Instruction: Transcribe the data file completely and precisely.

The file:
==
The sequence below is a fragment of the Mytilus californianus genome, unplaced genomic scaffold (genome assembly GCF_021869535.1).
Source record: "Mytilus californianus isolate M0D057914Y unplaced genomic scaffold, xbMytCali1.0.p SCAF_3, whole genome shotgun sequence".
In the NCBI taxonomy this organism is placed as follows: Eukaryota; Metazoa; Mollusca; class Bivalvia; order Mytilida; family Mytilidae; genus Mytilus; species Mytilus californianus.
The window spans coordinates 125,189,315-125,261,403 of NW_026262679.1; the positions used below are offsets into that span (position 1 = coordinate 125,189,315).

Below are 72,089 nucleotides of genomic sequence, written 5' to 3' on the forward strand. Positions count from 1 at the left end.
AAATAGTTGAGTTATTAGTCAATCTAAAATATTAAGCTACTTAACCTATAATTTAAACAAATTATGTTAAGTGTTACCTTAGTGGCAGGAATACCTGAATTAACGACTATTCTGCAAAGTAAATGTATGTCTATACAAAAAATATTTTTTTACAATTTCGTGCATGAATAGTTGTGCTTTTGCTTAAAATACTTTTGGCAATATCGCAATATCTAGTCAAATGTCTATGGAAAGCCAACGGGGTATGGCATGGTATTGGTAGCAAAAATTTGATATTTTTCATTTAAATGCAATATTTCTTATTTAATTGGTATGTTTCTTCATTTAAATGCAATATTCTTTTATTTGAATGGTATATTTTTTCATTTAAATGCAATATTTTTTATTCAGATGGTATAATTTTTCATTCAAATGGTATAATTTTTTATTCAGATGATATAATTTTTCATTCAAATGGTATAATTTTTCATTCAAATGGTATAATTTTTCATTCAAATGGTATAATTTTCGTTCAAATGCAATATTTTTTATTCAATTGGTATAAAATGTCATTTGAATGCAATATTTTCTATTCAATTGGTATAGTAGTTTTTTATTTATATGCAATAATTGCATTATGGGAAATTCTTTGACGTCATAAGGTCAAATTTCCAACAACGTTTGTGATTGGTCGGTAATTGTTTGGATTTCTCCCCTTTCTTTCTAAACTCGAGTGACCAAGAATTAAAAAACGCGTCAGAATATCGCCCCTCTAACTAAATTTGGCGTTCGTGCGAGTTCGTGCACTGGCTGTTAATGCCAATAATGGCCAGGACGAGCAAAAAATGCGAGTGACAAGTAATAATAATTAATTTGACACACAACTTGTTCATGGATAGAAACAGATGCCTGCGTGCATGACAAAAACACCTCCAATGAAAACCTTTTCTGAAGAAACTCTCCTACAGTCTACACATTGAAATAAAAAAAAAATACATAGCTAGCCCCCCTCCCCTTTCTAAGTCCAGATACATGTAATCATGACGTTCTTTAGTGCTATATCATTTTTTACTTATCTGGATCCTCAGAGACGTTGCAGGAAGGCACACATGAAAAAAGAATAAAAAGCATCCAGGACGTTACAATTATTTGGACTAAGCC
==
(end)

The sequence below is a fragment of the Mytilus californianus genome, unplaced genomic scaffold (genome assembly GCF_021869535.1).
Source record: "Mytilus californianus isolate M0D057914Y unplaced genomic scaffold, xbMytCali1.0.p SCAF_3, whole genome shotgun sequence".
In the NCBI taxonomy this organism is placed as follows: Eukaryota; Metazoa; Mollusca; class Bivalvia; order Mytilida; family Mytilidae; genus Mytilus; species Mytilus californianus.
The window spans coordinates 125,189,315-125,261,403 of NW_026262679.1; the positions used below are offsets into that span (position 1 = coordinate 125,189,315).

Below are 72,089 nucleotides of genomic sequence, written 5' to 3' on the forward strand. Positions count from 1 at the left end.
AAATAGTTGAGTTATTAGTCAATCTAAAATATTAAGCTACTTAACCTATAATTTAAACAAATTATGTTAAGTGTTACCTTAGTGGCAGGAATACCTGAATTAACGACTATTCTGCAAAGTAAATGTATGTCTATACAAAAAATATTTTTTTACAATTTCGTGCATGAATAGTTGTGCTTTTGCTTAAAATACTTTTGGCAATATCGCAATATCTAGTCAAATGTCTATGGAAAGCCAACGGGGTATGGCATGGTATTGGTAGCAAAAATTTGATATTTTTCATTTAAATGCAATATTTCTTATTTAATTGGTATGTTTCTTCATTTAAATGCAATATTCTTTTATTTGAATGGTATATTTTTTCATTTAAATGCAATATTTTTTATTCAGATGGTATAATTTTTCATTCAAATGGTATAATTTTTTATTCAGATGATATAATTTTTCATTCAAATGGTATAATTTTTCATTCAAATGGTATAATTTTTCATTCAAATGGTATAATTTTCGTTCAAATGCAATATTTTTTATTCAATTGGTATAAAATGTCATTTGAATGCAATATTTTCTATTCAATTGGTATAGTAGTTTTTTATTTATATGCAATAATTGCATTATGGGAAATTCTTTGACGTCATAAGGTCAAATTTCCAACAACGTTTGTGATTGGTCGGTAATTGTTTGGATTTCTCCCCTTTCTTTCTAAACTCGAGTGACCAAGAATTAAAAAACGCGTCAGAATATCGCCCCTCTAACTAAATTTGGCGTTCGTGCGAGTTCGTGCACTGGCTGTTAATGCCAATAATGGCCAGGACGAGCAAAAAATGCGAGTGACAAGTAATAATAATTAATTTGACACACAACTTGTTCATGGATAGAAACAGATGCCTGCGTGCATGACAAAAACACCTCCAATGAAAACCTTTTCTGAAGAAACTCTCCTACAGTCTACACATTGAAATAAAAAAAAAATACATAGCTAGCCCCCCTCCCCTTTCTAAGTCCAGATACATGTAATCATGACGTTCTTTAGTGCTATATCATTTTTTACTTATCTGGATCCTCAGAGACGTTGCAGGAAGGCACACATGAAAAAAGAATAAAAAGCATCCAGGACGTTACAATTATTTGGACTAAGCC